There are so many memorable scenes, including a disturbing dream sequence in which there are cameo appearances from, Fabio, Patrick Ewing and Larry King; A genuinely creepy scene set in a Church’s confessional which is a perfect example of a scene not requiring a lot of visible violence or display of gore – what is suggested is what adds to the fear factor, not what is shown in this case. The ending scene is also one of the finest acts of the battle with possession; of good and evil. Kinderman delivers an amazing speech to finally acknowledge to The Gemini that he believes…

Here it is:

One of the murder weapons?

I absolutely love George C. Scott’s performance as the old, crusty, grumpy, charming, Lt. Kinderman. The different emotions he displays are vast, even if on the surface you may think of his character as very one-dimensional. There are several moments that actually make me laugh quite hard to this day – scenes where C. Scott’s character, Kinderman absolutely loses it on people. Here’s a taste of it:

So, not only does THE EXORCIST III contain some of the scariest scenes ever produced in a horror film, but some of the funniest as well. When Kinderman interviews the Nurse at the Hospital and loses his patience with her, it is absolute hilarity!

A Nurse pays a special visit to Kinderman’s family.

I have come this far in this post and have still yet to mention this man’s name…WILLIAM PETER BLATTY. The author and director really should have done more film work. His direction in this film is flawless, even though I have read somewhere that there were many cuts made to this movie – all of which are supposedly lost cuts, unfortunately. Blatty of course, sure knows how to write. His novel LEGION – which this film is based on – is also one of the more memorable novels I read in my childhood. Blatty deserved an Oscar for this film — call me crazy, I don’t care, I truly believe this! He has won several awards, however, none of them for this film:

*Awards include:

  • The Commonwealth Club Silver Medal for Literature (“The Exorcist”)
  • The Gabriel Award and American Film Festival Blue Ribbon for Blatty’s “Insight” series TV episode, “Watts Made Out of Thread?”
  • Knight of Mark Twain (For Novel “John Goldfarb, Please Come Home!)
  • Saturn Awards for “The Exorcist” and for “The Ninth Configuration”
  • The People’s Choice Award for the Oscars” – Best Picture Award for “The Exorcist”
  • The Horror Writers Association Lifetime Achievement Award.
  • Academy Award, Best Screenplay (“The Exorcist”)
  • Golden Globe, Best Writing (“Twinkle, Twinkle ‘Killer’ Kane!)
  • Golden Globe, Best Picture (“The Exorcist”)
  • Golden Globe, Best Writing (“The Exorcist”)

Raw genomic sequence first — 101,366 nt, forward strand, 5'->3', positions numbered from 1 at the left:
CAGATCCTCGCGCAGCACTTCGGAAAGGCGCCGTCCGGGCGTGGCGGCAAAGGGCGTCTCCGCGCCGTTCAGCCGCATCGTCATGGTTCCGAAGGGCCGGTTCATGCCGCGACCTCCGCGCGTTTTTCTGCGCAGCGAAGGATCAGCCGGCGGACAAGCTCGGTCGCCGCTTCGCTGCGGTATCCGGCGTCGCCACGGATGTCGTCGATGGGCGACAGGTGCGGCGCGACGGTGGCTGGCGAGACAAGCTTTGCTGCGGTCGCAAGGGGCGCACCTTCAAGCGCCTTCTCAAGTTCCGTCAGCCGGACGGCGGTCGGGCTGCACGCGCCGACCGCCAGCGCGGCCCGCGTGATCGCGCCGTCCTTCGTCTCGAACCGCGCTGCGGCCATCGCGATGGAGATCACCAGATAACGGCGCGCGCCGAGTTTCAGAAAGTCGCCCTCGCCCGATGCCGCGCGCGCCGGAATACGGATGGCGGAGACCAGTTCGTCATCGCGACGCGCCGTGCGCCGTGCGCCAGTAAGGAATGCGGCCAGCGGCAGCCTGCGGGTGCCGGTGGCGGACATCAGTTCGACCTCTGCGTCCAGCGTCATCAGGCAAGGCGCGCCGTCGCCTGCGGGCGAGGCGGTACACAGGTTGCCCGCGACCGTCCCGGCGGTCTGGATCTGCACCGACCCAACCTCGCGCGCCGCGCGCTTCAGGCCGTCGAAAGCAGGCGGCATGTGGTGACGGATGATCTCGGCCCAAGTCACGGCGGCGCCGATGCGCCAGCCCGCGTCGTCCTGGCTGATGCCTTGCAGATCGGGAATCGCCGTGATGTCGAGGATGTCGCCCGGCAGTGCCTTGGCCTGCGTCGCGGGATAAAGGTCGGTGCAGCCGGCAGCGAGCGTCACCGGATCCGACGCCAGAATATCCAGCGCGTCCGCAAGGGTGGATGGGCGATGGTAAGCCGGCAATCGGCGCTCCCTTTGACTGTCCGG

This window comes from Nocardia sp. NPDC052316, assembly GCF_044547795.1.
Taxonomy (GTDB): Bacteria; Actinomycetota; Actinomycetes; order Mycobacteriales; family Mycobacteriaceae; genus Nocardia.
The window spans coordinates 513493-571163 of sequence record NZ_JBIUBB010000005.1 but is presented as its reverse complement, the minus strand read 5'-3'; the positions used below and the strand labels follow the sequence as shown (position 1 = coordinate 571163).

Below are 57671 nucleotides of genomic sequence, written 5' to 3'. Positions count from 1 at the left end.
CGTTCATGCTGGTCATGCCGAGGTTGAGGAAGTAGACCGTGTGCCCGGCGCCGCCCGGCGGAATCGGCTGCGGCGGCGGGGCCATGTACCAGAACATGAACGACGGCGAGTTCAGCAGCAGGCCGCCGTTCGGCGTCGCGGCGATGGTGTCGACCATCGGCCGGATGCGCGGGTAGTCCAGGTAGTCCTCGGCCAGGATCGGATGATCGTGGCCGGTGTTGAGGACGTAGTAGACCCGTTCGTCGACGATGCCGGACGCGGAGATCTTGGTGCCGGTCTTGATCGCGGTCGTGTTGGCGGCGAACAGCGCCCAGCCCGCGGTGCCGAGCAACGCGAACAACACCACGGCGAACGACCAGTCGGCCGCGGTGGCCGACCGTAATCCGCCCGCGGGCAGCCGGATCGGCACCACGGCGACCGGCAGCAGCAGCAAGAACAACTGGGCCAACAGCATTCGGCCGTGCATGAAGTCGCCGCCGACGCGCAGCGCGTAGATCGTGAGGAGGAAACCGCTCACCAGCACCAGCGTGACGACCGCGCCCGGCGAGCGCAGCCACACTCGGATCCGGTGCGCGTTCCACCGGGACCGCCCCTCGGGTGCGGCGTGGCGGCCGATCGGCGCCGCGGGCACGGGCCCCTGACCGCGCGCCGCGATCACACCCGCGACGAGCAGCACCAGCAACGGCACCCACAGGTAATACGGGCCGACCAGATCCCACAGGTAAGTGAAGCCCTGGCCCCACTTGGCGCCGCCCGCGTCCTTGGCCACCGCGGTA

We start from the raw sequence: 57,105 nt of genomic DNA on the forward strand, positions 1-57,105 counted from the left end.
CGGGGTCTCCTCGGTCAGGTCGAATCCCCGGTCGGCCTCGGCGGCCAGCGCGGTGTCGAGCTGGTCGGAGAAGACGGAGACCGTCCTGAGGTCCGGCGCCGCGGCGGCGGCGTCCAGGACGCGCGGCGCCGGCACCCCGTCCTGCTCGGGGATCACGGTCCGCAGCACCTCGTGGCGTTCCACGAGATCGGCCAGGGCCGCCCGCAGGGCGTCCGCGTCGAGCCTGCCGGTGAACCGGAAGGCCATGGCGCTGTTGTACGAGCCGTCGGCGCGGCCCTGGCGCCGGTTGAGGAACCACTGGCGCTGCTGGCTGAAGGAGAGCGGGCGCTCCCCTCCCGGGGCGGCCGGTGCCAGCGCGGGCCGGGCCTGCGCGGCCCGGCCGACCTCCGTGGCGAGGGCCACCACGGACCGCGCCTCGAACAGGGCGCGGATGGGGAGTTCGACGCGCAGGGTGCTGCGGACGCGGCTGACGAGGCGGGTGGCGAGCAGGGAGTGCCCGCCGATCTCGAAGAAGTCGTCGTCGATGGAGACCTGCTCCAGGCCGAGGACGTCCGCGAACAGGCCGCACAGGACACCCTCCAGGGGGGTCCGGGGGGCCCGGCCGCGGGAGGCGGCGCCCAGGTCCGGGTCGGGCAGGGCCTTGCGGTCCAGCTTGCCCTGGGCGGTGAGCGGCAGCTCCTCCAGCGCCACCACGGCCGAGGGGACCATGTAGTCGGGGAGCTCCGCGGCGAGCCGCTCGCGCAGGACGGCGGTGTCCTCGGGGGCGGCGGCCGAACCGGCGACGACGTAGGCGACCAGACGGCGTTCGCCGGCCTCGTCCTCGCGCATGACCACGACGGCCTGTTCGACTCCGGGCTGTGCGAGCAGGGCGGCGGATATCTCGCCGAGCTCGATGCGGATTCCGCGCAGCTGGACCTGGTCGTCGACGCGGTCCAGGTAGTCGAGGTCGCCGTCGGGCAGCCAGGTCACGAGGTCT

I still have yet to watch the other full-feature film he directed – THE NINTH CONFIGURATION, but still plan to see it some day.

THE EXORCIST III is one of those films that I will always enjoy watching – especially with people who have never seen it before. I can safely say that this movie, which is now getting close to 22-years-old, is still better than most of the new horror films hollywood churns out these days, and is aging like a very fine wine. It has not lost any of its effectiveness even now that I am much older than when I first watched it. Watching it alone is more do-able now than when I was 12 or 13 years of age, but it still creeps me out to no end. For now, it still sits atop the throne of my favorite horror films of all-time, and I don’t see this changing anytime soon. Maybe one day I will post my list of my Top Horror Films, which is no easy task.

Hopefully some day a Special Edition Blu-Ray of this film will be released with some sweet extras. It may be unrealistic to expect this for several reasons — There isn’t a high demand for it despite there being a loyal, hardcore fan base that has grown over the years, and probably the biggest reason; a lot of the extra material is lost. It would still be awesome if they could interview some of the people who were involved with the film, and include a kick-ass HD transfer. A fan can only hope…

Needless to say, this film gets a 5/5 from me.

Have you seen this gem? Comments are welcome!


About jpthorn

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34 Responses to THE EXORCIST III a.k.a. Legion: A Tribute to my Favorite Horror Film of All-Time.

  1. theipc says:

    I wrote a very similar article about this movie over on my site you could check out if you liked. This is one of my favorite movies of all time, horror or not, and it’s embedded in my memory. Every time I hear the word “Kevin” I immediately think of this. Actually, I guess, anytime I think about anything I think about this. Good job!


  3. milkbone1979 says:

    Great review, you explain all different aspects of the greatest horror movie of all time. Cheers.

  4. milkbone1979 says:

    Great review, you describe all the aspects of the best horror film of all time. Can’t wait to watch it again.

  5. I don’t remember if I’ve ever seen this one or not, but it definitely looks familiar! Great post! It was Dahmer’s favorite movie too! *lol*

  6. Yes! I said THREE! Go watch it right now! NOW, I say!

  7. James Newman says: